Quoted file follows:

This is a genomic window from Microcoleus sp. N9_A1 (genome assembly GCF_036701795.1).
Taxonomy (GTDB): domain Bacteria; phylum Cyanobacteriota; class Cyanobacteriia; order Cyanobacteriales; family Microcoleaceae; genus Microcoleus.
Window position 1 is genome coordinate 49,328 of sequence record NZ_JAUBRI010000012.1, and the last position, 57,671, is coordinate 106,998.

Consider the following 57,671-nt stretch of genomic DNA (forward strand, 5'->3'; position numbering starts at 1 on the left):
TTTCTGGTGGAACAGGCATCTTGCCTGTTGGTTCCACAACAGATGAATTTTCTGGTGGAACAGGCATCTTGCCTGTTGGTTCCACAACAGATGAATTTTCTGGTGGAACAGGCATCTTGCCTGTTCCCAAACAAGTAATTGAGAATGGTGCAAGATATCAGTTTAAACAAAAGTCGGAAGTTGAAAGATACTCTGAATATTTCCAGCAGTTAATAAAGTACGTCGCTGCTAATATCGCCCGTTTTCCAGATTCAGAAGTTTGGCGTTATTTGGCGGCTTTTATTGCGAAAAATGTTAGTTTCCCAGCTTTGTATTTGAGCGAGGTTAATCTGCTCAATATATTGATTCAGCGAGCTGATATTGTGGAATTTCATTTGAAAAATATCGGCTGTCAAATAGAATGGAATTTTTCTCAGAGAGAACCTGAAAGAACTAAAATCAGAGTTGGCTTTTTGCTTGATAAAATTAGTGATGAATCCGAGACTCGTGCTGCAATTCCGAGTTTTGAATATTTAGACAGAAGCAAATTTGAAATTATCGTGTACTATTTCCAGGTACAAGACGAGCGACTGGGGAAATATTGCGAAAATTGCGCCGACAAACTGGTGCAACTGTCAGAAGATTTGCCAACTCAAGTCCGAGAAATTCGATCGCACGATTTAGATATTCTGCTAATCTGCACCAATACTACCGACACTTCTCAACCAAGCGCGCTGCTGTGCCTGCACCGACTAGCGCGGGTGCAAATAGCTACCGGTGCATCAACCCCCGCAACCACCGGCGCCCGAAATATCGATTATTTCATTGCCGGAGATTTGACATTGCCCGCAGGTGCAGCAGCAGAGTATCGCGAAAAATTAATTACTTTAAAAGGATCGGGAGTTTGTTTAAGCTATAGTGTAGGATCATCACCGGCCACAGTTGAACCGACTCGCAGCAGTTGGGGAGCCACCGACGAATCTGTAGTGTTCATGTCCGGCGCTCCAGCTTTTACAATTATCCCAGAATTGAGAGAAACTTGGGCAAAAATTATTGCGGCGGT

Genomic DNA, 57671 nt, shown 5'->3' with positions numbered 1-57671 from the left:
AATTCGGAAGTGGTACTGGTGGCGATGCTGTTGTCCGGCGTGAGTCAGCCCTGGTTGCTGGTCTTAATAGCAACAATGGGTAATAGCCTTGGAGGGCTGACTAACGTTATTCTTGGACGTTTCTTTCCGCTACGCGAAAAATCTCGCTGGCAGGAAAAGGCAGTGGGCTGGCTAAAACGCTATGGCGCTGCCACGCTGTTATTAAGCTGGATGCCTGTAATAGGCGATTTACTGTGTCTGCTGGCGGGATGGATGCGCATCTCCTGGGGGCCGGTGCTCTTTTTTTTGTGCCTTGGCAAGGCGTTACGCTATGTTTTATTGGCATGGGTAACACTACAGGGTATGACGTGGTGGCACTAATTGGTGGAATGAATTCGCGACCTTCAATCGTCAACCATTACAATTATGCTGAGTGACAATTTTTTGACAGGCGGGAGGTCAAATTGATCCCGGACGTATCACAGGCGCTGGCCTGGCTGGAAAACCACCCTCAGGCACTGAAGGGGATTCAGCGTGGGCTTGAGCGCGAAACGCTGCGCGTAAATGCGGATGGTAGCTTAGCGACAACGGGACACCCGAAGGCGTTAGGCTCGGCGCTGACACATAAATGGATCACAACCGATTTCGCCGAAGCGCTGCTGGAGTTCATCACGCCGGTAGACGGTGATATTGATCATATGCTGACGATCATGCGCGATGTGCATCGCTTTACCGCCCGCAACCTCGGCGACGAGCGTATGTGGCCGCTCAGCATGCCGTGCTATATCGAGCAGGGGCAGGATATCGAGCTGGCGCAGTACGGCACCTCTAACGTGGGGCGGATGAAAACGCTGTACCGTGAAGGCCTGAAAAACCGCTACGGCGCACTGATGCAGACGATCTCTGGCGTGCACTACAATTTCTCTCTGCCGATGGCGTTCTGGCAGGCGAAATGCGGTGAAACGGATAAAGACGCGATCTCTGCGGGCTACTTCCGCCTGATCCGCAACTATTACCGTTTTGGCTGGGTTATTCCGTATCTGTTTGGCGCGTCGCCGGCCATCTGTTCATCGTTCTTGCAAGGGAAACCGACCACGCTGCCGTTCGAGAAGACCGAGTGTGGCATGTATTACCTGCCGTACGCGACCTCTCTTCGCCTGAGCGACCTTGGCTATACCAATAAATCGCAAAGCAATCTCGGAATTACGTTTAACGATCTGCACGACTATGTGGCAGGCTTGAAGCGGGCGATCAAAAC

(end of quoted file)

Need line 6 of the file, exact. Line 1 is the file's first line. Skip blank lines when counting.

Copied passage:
Genomic DNA, 57671 nt, shown 5'->3' with positions numbered 1-57671 from the left: